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Uses and Machining Applications of Carbide Insert

Carbide cutting tool inserts, also known simply as carbide inserts, are the cutting edges used in lathes and CNC machines in industrial and manufacturing environments. They are an essential part of many manufacturing processes. Carbide inserts are hard enough to machine metal at extremely high speeds during long production cycles, and they are used to form a wide range of parts, from precision fasteners to automotive components. Inserts are made in a nearly limitless range of shapes and sizes to provide different shearing, drilling and cutting effects on workpieces. Depending on their shape, carbide cutting tools perform very specific machining tasks to manufacture a limitless range of tools, molds and parts.
 
Cutting Tools & Indexable Inserts
 
Unlike the cutting tools used in consumer applications, industrial cutting tools used for manufacturing most often use indexable, or interchangeable cutting tips. Rather than using a single solid cutting tool made entirely from carbide, indexable cutting tool holders hold carbide inserts at the tip, where the tool makes contact with the workpiece. Most carbide inserts are indexable, which means they can be flipped or rotated to obtain a fresh cutting edge, allowing inserts to be used 4 to 16 times longer. Indexable carbide inserts cut down on the amount of costly carbide materials necessary to machine workpieces, but they also make the process of maintaining sharp cutting tool edges easier. Carbide inserts are quickly flipped or changed out for fresh blades, significantly cutting back on production downtimes.
 
Types of Carbide Insert Cutting
 
Drilling & Boring - Drilling and boring are essentially the same processes, although boring is typically associated with creating holes with larger diameters. These processes are typically performed by spade-shaped carbide drill inserts to create holes with precision diameter and depth.
 
Threading - Threading is the process of creating the spiral shape of a screw body or threaded hole. Carbide inserts used for threading are typically triangle shaped, with a notch in one side of each tip. Precision threading is used to make fasteners, screws and a wide range of consumer products.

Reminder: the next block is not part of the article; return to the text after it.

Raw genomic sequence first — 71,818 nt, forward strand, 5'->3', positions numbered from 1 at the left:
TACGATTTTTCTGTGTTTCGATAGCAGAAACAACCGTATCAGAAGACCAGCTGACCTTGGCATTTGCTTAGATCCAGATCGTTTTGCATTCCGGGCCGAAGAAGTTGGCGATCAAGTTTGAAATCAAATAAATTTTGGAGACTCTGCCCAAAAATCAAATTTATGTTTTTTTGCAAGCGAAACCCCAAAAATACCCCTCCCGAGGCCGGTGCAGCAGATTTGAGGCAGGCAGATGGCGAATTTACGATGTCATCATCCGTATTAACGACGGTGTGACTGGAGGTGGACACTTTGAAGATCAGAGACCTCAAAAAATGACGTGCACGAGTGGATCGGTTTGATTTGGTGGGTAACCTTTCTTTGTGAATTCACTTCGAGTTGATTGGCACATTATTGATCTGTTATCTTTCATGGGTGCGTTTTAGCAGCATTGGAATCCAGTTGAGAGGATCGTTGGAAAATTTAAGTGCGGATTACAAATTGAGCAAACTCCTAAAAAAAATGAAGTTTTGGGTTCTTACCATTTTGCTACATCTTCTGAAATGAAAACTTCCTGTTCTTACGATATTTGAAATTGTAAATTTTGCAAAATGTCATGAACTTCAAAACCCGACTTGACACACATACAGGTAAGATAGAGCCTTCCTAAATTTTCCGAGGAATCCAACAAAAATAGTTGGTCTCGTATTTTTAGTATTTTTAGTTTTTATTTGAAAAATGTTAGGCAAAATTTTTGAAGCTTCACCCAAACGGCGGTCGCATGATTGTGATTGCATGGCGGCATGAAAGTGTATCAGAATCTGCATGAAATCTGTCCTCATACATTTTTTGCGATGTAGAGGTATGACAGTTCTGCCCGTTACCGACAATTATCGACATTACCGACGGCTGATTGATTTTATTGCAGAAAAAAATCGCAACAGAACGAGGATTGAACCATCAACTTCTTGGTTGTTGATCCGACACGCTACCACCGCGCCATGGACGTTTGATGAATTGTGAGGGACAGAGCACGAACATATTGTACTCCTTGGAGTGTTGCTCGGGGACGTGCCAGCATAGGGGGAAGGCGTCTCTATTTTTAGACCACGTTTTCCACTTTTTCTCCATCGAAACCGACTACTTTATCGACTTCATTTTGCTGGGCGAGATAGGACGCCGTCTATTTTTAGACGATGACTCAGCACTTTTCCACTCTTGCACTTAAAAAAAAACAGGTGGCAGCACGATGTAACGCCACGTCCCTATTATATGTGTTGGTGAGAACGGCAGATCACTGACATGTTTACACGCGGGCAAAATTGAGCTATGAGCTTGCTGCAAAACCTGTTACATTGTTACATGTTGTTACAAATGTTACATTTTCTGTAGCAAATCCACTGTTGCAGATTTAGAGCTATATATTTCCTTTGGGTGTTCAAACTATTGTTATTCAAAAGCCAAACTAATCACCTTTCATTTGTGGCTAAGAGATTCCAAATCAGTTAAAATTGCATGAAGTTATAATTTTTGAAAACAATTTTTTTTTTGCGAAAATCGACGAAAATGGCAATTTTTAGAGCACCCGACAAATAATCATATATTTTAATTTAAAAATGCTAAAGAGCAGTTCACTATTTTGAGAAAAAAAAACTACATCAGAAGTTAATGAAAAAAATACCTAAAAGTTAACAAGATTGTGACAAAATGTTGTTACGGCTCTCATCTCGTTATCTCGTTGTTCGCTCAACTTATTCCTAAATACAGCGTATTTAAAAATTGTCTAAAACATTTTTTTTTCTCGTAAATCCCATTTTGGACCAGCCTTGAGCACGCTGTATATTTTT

Grooving - Grooving is the process of cutting canals into materials for mechanical or decorative purposes. A metal workpiece which is being made into an automotive component, for example, may have grooves designed to be fitted with o-rings for tight sealing.
 
Milling - Milling is the most common form of machining; is refers to the general process of removing unwanted material from a workpiece. Most often, milling is used to create asymmetrical features such as holes, slots, pockets and 3D contours.
 
Planing - In machining and metalworking applications, planing refers to removing material from a larger workpiece along a single plane. Planing creates horizontal, vertical or inclined flat surfaces into workpieces which are too large for other types of shaping. Unlike other kinds of machining, in planing, it is usually the carbide cutting tool which moves, rather than the workpiece.
 
Turning - Turning is a machining process which creates symmetrical rotational parts on a turning machine or lathe. Features created by turning includes holes, grooves, threads and tapers; these can be created on contoured surfaces with the help of multiple point carbide insert cutting tools. Turning is typically used to create small quantities of components for prototyping or custom work.